Think of your nutrition plan as a lifestyle plan. A water-soup diet is not sustainable. Sure, you might lose some weight, but I can promise you it won't stay lost. Choose a diet that offers you slow, consistent progress without the hunger pains.
Mistake 5 Having An "I Blew It" Mentality
Don't panic if you aren't on plan 100 percent of the time. Your diet shouldn't start tomorrow because you had a frothy mocha Frappuccino for breakfast. Healthy eating is a habit that you establish along the way. It isn't a chore you can choose not to do so long as you're willing to take the punishment.
Treating nutrition like a chore rather than a lifestyle can lead to a bad relationship with food. Rather than taking the time to enjoy those splurges, you end up feeling guilty and ashamed that you had a treat.
Instead of wallowing in guilt, try to develop a good relationship with food. Eat foods that make you feel good, taste good, and do good things for your body. If you do this 80 percent of the time, those slip-ups won't seem like such a big deal.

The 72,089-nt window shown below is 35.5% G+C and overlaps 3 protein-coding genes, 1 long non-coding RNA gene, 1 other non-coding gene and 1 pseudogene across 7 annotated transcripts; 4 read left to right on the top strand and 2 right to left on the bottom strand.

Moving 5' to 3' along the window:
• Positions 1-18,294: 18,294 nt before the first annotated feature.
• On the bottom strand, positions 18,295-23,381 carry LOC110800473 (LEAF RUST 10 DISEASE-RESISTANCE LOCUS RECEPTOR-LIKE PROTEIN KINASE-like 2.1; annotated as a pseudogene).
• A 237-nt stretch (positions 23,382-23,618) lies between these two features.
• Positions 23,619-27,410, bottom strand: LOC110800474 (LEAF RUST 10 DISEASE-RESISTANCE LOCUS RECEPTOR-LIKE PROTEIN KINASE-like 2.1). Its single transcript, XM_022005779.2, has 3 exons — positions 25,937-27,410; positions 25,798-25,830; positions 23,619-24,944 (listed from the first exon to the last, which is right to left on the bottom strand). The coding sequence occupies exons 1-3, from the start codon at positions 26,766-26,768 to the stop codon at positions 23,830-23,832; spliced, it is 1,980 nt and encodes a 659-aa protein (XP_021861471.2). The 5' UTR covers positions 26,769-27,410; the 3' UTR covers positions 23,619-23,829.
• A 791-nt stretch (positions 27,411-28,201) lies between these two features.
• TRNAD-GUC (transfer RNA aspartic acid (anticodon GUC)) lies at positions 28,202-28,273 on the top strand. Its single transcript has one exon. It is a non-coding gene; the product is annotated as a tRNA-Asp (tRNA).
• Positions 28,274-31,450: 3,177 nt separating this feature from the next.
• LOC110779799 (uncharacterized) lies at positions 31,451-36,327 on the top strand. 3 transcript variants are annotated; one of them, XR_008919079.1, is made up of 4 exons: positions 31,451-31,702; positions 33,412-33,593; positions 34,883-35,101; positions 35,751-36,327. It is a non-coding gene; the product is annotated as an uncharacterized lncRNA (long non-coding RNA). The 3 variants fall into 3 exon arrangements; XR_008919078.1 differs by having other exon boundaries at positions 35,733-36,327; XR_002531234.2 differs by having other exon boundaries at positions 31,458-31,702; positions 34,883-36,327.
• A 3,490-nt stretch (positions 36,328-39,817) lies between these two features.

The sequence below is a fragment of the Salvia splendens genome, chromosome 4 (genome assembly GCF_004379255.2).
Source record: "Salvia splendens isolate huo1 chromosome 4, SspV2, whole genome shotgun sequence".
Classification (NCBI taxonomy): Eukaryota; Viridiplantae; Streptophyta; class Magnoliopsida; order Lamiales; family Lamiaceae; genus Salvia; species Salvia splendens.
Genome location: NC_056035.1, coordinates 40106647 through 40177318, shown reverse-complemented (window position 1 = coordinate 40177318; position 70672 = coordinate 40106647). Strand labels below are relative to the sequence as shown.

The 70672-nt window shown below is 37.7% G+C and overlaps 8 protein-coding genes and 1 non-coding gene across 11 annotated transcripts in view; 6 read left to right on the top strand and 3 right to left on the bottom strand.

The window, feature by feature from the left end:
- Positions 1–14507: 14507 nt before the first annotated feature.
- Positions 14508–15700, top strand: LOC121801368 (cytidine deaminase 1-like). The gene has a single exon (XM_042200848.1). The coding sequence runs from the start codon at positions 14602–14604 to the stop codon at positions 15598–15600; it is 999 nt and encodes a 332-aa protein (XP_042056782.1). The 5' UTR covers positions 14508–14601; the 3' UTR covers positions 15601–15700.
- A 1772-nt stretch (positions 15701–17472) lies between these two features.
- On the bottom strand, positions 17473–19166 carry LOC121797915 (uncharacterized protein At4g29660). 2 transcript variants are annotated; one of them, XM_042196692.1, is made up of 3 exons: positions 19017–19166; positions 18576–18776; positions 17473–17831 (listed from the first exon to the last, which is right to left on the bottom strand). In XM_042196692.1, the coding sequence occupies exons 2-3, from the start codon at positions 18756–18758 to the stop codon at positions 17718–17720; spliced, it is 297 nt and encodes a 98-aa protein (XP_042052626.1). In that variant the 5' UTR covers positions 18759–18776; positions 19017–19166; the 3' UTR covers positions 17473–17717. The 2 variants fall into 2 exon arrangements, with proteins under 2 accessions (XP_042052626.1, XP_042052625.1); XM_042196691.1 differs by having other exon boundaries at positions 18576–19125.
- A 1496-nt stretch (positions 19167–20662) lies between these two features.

Ditch the all-or-nothing mentality. Nutrition is as vitally important as sleep and exercise. If you get a lousy night of sleep, it doesn't mean you boycott sleeping. It means you try to go to bed early the next day.
Think of nutrition in the same way: One bad meal—or even a bad day—doesn't ruin your goal. Just press on and know that you can always do better.
When it comes to fitness, consistency, not perfection, is the name of the game.
- Epel, E., Lapidus, R., Mcewen, B., & Brownell, K. (n.d.). Stress may add bite to appetite in women: A laboratory study of stress-induced cortisol and eating behavior. Psychoneuroendocrinology, 37-49.
- Tomiyama, A., Ahlstrom, B., & Mann, T. (2013). Long-term Effects of Dieting: Is Weight Loss Related to Health? Social and Personality Psychology Compass, 7, 861-877.
- Layman, D., Boileau, R., Erickson, D., Painter, J., & Shiue, H. (2003). A Reduced Ratio of Dietary Carbohydrate to Protein Improves Body Composition and Blood Lipid Profiles during Weight Loss in Adult Women. Journal of Nutrition, 133(2), 411-417.